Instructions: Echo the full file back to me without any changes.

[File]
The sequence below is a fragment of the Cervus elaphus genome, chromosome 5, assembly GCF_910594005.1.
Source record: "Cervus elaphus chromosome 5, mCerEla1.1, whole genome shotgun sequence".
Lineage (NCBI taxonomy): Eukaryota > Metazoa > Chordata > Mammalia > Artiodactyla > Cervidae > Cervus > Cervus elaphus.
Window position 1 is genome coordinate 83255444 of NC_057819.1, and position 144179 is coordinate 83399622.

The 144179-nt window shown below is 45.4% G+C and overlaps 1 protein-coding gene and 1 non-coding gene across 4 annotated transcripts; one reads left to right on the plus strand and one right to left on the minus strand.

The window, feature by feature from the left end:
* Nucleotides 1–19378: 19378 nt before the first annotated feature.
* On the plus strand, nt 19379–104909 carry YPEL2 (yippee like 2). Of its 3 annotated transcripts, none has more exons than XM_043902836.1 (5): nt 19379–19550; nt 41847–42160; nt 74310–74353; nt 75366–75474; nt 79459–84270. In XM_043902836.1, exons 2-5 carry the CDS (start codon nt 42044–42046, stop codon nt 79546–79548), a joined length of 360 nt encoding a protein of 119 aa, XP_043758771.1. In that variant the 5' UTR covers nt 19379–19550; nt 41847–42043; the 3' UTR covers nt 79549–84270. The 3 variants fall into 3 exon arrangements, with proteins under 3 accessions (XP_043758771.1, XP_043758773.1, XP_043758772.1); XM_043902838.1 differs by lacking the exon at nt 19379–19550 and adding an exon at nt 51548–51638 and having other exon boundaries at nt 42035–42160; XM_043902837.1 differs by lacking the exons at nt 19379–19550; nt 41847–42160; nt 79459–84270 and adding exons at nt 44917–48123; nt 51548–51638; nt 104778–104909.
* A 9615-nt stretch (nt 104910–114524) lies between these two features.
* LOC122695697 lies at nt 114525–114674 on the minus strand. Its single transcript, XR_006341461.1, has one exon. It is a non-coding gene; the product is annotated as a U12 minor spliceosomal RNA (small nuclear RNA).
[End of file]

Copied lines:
The sequence below is a fragment of the Cervus elaphus genome, chromosome 5, assembly GCF_910594005.1.
Source record: "Cervus elaphus chromosome 5, mCerEla1.1, whole genome shotgun sequence".
Lineage (NCBI taxonomy): Eukaryota > Metazoa > Chordata > Mammalia > Artiodactyla > Cervidae > Cervus > Cervus elaphus.
Window position 1 is genome coordinate 83255444 of NC_057819.1, and position 144179 is coordinate 83399622.

The 144179-nt window shown below is 45.4% G+C and overlaps 1 protein-coding gene and 1 non-coding gene across 4 annotated transcripts; one reads left to right on the plus strand and one right to left on the minus strand.

The window, feature by feature from the left end:
* Nucleotides 1–19378: 19378 nt before the first annotated feature.
* On the plus strand, nt 19379–104909 carry YPEL2 (yippee like 2). Of its 3 annotated transcripts, none has more exons than XM_043902836.1 (5): nt 19379–19550; nt 41847–42160; nt 74310–74353; nt 75366–75474; nt 79459–84270. In XM_043902836.1, exons 2-5 carry the CDS (start codon nt 42044–42046, stop codon nt 79546–79548), a joined length of 360 nt encoding a protein of 119 aa, XP_043758771.1. In that variant the 5' UTR covers nt 19379–19550; nt 41847–42043; the 3' UTR covers nt 79549–84270. The 3 variants fall into 3 exon arrangements, with proteins under 3 accessions (XP_043758771.1, XP_043758773.1, XP_043758772.1); XM_043902838.1 differs by lacking the exon at nt 19379–19550 and adding an exon at nt 51548–51638 and having other exon boundaries at nt 42035–42160; XM_043902837.1 differs by lacking the exons at nt 19379–19550; nt 41847–42160; nt 79459–84270 and adding exons at nt 44917–48123; nt 51548–51638; nt 104778–104909.
* A 9615-nt stretch (nt 104910–114524) lies between these two features.
* LOC122695697 lies at nt 114525–114674 on the minus strand. Its single transcript, XR_006341461.1, has one exon. It is a non-coding gene; the product is annotated as a U12 minor spliceosomal RNA (small nuclear RNA).